The law makes sin appear exceedingly sinful; the gospel makes sin feel exceedingly painful.What's crazy is that in the comments there is confusion as to what this statement means. It seemed obvious to me, but that's just me.
Phil later entered the discussion and commented on what he meant. Here is his explanation:
All of you are right, of course. I didn't anticipate how confusing the thought might be. Here's my exposition of it:
The first part is obvious. The law shows how egregiously evil sin is. It confronts us with sin's consequences. It removes the vestiges of hope from sinners. It also affirms what my conscience tells me. But the law is powerless to change my nature, remove my appetite for sinning, or instill in me any desire other than the self-interest that makes me a sinner in the first place.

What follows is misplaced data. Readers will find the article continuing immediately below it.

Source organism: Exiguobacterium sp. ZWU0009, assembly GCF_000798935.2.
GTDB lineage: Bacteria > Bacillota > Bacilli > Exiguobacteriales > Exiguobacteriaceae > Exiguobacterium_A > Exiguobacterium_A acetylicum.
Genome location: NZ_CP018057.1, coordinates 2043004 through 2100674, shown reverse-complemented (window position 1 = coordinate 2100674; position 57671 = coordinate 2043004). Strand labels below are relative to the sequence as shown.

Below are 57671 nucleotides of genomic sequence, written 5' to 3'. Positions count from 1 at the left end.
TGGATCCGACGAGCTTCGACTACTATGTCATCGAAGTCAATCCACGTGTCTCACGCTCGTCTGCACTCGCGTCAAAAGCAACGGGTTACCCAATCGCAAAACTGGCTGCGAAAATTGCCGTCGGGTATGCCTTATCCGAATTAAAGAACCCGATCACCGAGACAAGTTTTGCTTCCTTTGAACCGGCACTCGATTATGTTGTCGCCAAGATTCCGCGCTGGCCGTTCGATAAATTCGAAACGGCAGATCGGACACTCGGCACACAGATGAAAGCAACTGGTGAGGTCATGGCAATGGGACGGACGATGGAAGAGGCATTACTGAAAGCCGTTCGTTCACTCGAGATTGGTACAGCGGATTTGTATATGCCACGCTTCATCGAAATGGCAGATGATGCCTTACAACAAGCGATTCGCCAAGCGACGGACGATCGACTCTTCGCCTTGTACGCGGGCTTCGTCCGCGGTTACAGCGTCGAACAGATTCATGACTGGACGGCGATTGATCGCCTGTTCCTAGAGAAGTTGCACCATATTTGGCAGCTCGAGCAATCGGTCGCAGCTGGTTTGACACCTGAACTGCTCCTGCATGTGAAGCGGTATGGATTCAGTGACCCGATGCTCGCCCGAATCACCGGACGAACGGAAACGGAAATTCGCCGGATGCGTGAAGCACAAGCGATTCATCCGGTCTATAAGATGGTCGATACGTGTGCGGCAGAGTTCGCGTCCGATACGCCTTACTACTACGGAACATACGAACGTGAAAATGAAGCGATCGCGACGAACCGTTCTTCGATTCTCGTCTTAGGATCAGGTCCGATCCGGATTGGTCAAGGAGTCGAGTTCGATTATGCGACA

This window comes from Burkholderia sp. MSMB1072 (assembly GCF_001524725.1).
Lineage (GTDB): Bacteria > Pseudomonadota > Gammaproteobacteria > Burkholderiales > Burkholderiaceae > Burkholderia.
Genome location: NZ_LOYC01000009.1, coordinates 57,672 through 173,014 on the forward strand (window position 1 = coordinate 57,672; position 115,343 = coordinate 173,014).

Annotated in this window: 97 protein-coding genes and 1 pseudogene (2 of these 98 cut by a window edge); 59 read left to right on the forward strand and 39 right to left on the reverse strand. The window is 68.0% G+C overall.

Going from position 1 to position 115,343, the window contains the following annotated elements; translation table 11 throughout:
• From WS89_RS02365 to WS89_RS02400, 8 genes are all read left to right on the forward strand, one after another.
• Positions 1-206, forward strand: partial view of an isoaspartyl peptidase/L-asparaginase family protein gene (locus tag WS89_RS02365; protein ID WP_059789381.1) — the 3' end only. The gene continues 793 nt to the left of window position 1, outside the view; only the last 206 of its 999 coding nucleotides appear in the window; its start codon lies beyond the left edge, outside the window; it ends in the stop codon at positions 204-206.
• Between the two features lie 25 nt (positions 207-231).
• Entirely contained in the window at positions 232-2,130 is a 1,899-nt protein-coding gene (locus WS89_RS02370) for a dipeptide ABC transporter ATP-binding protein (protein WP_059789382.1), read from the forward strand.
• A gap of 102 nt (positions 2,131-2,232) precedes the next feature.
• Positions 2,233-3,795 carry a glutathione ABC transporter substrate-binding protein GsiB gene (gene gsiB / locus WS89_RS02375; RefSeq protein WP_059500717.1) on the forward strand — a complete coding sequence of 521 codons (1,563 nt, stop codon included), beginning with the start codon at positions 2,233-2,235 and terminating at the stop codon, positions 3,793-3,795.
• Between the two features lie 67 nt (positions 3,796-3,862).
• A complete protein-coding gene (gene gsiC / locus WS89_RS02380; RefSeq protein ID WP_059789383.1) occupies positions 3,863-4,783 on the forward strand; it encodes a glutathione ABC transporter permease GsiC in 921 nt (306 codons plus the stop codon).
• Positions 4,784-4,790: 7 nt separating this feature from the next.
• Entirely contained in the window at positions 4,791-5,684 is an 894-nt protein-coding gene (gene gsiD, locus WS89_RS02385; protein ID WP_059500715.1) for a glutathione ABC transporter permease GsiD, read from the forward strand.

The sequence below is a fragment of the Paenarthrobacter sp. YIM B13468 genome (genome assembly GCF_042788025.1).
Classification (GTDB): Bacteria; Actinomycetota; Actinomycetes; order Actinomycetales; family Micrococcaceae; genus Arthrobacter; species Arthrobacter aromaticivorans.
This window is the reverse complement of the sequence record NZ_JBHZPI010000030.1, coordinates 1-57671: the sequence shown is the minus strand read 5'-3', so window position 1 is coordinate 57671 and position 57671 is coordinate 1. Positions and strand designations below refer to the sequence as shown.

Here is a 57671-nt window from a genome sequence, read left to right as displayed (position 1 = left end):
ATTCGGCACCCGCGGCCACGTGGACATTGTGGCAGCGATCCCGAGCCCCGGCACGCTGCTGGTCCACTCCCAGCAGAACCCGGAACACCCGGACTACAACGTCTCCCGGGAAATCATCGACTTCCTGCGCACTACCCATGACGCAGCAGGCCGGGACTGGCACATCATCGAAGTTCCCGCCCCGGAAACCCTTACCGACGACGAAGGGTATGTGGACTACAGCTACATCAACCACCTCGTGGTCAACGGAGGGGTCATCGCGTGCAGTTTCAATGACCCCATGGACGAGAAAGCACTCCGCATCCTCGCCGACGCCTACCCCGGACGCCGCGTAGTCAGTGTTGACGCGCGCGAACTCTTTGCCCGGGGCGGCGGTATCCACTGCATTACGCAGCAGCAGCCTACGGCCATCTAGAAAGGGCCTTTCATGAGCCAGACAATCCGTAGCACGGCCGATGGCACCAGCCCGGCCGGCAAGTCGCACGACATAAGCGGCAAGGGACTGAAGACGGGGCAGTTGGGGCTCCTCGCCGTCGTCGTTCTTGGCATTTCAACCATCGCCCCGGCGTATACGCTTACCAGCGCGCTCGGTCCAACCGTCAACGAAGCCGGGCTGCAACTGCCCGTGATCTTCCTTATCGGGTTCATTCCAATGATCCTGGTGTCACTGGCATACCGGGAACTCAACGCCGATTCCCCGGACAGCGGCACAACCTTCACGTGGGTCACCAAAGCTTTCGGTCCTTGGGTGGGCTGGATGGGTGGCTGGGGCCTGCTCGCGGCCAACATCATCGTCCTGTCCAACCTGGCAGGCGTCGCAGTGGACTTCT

But the gospel is the power of God that saves me (Romans 1:16), and it leaves me with a regenerated heart capable of truly feeling the shame of sin, sorrow for what it cost Christ, and anguish for the dishonor I bring on God's name when I sin.
So whereas the law is an external constraint that in the end can't keep me from sinning or remove my pathological self-love, the gospel provides an internal motive that engenders my love for Christ, elicits worship from my heart, and truly makes me feel the existential pains of my sin--thereby transforming me from glory into glory (2 Corinthians 3:18).
So much for pithiness and one-sentence posts.
Head on over and check it out if you get a chance.